Lead levels in water in Ontario schools found to exceed legal limits

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Photo by Brit Kovacs

Reports that came out this past week has released data that over 2,400 Ontario schools and daycares have exceeded the provincial limit for lead levels in drinking water, affecting students across the province.

29 per cent of schools were in an exceedance between 2016 and 2018, with some schools exceeding 1,000 parts per billion, a level of lead so high that it can immediately impact blood-lead levels in children.

“The WRDSB considers the following fixture as drinking water fixtures for the purpose of the regulation: drinking fountains, hydration stations, drinking water bubblers, taps in kitchen/kitchenette (not classroom sinks) including staff room, taps in childcare room(s), kindergarten room(s), special education room(s) and family studies room(s) without drinking fountains or bubblers,” said Lynsey Slupeiks, communications officer for the Waterloo Region District School Board in an email statement.

“We work closely with our partners at Public Health to determine what, if any, corrective actions are needed. WRDSB developed a FAQ for families about water testing and it is available on our website. As of 2017, all schools that have had a lead exceedance are shared publicly on our website.”

In March 2019, Health Canada recommended 5 ppb (5 µg/L) as the maximum acceptable limit for lead concentration in drinking water. The provincial recommendation in Ontario remains at 10 ppb (10 µg/L), though government officials agree that the preferred amount would most certainly be zero.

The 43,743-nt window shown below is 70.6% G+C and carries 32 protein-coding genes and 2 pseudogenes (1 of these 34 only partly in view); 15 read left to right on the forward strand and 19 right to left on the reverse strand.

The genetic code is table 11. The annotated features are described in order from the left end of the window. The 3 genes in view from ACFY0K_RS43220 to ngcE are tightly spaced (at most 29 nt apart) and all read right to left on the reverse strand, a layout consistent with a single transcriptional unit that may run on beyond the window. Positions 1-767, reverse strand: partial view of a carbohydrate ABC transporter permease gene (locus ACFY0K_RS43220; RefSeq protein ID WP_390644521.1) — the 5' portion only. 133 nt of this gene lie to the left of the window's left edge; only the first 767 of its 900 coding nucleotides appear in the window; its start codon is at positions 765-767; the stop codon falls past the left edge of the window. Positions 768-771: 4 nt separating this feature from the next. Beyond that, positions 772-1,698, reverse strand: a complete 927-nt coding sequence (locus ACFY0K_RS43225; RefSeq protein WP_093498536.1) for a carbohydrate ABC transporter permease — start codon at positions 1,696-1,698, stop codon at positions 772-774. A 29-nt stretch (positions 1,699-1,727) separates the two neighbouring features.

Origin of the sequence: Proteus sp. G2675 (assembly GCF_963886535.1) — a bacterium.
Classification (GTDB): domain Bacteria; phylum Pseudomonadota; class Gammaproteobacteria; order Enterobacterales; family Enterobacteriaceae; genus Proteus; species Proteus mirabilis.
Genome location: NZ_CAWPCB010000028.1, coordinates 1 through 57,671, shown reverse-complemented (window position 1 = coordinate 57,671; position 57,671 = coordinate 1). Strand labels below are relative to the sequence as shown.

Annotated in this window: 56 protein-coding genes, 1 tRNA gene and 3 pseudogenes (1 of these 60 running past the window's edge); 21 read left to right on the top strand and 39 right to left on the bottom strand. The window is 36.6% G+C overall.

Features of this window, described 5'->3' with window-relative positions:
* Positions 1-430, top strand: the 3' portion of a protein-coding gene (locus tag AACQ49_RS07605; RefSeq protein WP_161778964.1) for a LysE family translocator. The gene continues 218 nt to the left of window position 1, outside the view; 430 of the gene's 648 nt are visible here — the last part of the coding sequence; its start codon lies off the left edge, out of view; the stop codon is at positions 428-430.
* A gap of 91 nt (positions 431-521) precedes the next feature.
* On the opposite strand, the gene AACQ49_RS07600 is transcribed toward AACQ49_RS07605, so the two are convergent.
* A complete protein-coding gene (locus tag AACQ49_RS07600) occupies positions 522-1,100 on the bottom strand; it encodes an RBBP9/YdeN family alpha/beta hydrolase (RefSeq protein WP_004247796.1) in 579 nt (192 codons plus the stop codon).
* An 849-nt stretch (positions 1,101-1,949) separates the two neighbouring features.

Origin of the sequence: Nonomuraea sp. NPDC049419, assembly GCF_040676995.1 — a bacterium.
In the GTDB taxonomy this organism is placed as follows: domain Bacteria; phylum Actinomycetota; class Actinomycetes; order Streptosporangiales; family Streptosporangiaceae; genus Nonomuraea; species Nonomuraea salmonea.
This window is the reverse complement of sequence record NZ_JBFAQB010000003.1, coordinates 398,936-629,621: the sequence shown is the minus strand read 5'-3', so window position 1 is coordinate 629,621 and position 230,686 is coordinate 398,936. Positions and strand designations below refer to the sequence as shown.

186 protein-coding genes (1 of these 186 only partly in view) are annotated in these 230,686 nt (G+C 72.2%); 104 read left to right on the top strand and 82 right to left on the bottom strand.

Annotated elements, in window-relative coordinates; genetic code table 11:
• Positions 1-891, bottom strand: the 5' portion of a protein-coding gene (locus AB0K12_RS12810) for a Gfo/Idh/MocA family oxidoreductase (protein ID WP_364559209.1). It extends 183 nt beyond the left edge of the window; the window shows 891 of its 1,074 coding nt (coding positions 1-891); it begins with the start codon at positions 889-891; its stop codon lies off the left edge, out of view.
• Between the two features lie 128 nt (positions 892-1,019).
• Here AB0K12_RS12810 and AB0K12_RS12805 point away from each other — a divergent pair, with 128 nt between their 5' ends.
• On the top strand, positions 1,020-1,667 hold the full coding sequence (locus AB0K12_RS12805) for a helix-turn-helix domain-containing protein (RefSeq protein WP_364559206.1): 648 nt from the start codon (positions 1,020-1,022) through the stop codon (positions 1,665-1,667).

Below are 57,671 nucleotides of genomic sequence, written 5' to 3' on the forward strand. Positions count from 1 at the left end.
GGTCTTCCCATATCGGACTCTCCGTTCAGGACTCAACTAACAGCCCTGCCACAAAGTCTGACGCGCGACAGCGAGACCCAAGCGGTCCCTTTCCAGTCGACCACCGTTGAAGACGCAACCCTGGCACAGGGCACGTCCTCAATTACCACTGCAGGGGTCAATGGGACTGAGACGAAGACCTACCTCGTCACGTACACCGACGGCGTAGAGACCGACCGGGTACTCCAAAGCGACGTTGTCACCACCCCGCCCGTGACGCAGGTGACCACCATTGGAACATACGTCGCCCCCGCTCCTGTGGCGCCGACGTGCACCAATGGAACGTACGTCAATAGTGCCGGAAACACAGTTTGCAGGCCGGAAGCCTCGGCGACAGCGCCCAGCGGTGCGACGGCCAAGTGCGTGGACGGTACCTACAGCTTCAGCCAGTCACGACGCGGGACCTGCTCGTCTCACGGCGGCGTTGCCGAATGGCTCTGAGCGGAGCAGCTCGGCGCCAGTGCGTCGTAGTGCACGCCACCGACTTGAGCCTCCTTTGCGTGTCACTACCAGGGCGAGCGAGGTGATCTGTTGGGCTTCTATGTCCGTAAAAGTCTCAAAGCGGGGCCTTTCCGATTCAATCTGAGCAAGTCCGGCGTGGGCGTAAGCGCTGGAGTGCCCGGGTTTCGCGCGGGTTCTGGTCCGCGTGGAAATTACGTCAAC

July of 2017 saw a change in legislation in regard to Ontario’s Safe Drinking Water Act which changed to require lead tests conducted by schools and daycares at any fountain or tap that is used for drinking water and/or preparing food.

The school board’s website has every school that has been tested in an exceedance of lead, but also lists the corrective action taken to ensure that the water is safe for students to drink. Some corrective actions that were taken after tests done on Aug. 1 were to flush all drinking fixtures daily for the next 24 months.

The reason for such high levels is due to the fixtures that have been put in place as early as hundreds of years ago, rather than contamination at the source of where the water comes from.

An estimated economic benefit of $9 billion dollars in Canada could come about if lead was eliminated in all schools in Canada and eliminated the exposure to children.

Repairs, however, could cost over $16 billion to get rid of the lead fixtures, something that may seem like a distant dream for schools as it is not on the priorities list.

The Waterloo Region District School Board is testing all drinking fountains, bottle fillers and taps used for food preparation at elementary schools and affiliated child care centres by January of 2020 and finishing senior elementary and secondary schools by January 2022.

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